Hayley Turner is looking forward to making a quick return
Last Updated: September 23, 2013 12:39pm
Hayley Turner: Hopes to be back in action in couple of weeks
Hayley Turner is looking to return to the saddle in two weeks as she recovers from her horror fall at Doncaster.
The jockey suffered concussion and rib and hip injuries when Seal Of Approval crashed to the turf in the Park Hill Stakes.
Writing in her exclusive blog on www.racinguk.com she revealed: "The prognosis is pretty good considering what happened. I've got bruised ribs and tore a muscle in my hip so there's no permanent damage. I will need physio on my hip and it needs to knit together but it all means I could be back in a couple of weeks.
"It might sound strange having had a heavy fall like that but I actually feel quite lucky. As a jockey you expect falls. I returned to the saddle five weeks after breaking my ankle earlier in the season and might only be out for three or so weeks this time, so I don't think I can really complain about my luck.
"My sister tweeted that I should get another job, but I can honestly say that giving up riding is absolutely the last thing on my mind. I can't wait to get back. Connie doesn't mean that anyway, as she knows she'd miss out on the trips and award nights and dinners which I invite her to!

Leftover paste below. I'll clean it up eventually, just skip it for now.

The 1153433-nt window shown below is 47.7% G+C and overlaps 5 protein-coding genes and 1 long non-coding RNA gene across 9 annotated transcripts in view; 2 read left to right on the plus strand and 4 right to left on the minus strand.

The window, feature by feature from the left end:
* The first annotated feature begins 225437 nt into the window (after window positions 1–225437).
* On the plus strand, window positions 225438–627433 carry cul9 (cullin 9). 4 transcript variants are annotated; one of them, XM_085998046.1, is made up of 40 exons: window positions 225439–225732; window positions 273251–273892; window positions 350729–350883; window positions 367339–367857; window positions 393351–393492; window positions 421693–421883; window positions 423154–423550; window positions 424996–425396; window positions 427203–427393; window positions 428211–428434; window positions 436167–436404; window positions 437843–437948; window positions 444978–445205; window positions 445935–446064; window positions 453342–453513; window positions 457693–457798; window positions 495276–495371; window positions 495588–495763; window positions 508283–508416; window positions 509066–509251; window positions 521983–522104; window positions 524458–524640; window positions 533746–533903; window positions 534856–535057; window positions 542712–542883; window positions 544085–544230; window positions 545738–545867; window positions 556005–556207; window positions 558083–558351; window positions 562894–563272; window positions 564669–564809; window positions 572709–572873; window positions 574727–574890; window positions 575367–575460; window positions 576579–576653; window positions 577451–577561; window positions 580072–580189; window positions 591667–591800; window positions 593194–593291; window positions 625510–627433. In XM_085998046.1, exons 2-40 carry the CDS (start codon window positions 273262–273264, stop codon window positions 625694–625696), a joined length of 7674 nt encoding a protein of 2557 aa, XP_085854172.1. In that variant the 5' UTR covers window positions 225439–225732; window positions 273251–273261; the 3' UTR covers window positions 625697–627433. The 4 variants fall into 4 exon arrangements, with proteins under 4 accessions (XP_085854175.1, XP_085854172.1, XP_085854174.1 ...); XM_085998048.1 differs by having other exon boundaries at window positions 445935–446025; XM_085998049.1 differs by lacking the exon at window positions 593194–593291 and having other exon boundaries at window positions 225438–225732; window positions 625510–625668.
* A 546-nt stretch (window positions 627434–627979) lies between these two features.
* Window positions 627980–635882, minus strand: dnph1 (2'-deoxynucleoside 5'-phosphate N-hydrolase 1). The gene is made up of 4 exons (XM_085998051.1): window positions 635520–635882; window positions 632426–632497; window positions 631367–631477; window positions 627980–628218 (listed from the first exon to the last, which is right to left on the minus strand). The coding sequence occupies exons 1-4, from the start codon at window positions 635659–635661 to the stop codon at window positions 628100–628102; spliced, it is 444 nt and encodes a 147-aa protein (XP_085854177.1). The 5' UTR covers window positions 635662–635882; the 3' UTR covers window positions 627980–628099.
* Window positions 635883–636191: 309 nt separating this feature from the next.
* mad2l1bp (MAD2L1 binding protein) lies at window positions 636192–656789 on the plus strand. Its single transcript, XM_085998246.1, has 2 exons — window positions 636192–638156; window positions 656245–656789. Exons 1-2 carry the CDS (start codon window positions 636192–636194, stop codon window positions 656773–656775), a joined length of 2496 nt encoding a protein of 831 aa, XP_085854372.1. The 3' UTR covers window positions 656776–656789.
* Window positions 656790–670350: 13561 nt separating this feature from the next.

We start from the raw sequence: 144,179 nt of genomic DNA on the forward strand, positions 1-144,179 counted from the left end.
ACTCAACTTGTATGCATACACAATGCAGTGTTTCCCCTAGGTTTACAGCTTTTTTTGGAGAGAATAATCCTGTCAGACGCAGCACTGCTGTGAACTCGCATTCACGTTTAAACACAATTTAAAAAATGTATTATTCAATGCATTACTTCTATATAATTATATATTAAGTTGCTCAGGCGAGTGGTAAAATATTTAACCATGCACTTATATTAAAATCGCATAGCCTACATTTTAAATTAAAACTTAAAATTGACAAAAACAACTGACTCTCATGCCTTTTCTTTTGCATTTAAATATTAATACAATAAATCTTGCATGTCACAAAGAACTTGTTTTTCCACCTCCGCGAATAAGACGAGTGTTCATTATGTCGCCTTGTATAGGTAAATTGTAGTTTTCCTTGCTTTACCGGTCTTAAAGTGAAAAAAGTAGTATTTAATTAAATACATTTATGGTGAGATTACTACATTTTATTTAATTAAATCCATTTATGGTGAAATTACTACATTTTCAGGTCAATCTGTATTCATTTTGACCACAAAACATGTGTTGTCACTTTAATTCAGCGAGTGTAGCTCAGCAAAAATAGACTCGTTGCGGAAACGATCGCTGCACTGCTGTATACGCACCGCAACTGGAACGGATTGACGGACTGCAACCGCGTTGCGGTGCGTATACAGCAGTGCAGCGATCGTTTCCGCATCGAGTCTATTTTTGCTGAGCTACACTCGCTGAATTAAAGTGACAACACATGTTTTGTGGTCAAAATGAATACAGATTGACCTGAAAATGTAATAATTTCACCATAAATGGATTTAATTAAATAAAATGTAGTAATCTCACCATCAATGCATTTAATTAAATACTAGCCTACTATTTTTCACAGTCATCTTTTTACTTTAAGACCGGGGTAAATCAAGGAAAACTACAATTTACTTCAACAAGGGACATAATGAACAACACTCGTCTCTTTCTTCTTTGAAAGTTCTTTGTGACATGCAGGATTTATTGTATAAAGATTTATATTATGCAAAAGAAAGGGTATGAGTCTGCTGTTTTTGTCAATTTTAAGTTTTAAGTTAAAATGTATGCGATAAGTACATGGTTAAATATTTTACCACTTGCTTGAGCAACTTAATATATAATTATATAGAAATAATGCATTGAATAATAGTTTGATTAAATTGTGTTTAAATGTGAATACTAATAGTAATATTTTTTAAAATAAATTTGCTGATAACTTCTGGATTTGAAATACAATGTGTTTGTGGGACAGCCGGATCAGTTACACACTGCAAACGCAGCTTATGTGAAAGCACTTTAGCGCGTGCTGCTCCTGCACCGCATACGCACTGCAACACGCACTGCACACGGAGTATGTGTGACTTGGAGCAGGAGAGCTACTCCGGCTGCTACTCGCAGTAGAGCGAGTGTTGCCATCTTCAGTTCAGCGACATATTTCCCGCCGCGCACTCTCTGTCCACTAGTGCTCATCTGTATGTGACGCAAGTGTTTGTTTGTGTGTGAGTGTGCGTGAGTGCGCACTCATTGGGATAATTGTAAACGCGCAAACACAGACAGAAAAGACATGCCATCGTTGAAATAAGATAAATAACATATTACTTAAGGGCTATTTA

"Most jockeys have a list of injuries and spend time on the sidelines - it's part of the job.
"I haven't watched a replay of the race and don't really feel the need to. It hasn't shaken me up mainly because I can't remember it, much like the fall which put me out of action with my head injury a few years ago.
"I obviously have a history of head injuries so I was fully scanned at Doncaster hospital and I was all clear, apart from the concussion, which was a big relief. One lesson that could be learned from it all is the flow of information from the hospital to my family.
"The hospital is obviously swamped with A & E cases, and they don't have time to keep families updated with progress reports. I think it is something the PJA might look into - so families and friends of jockeys can be kept up to speed with what's happening."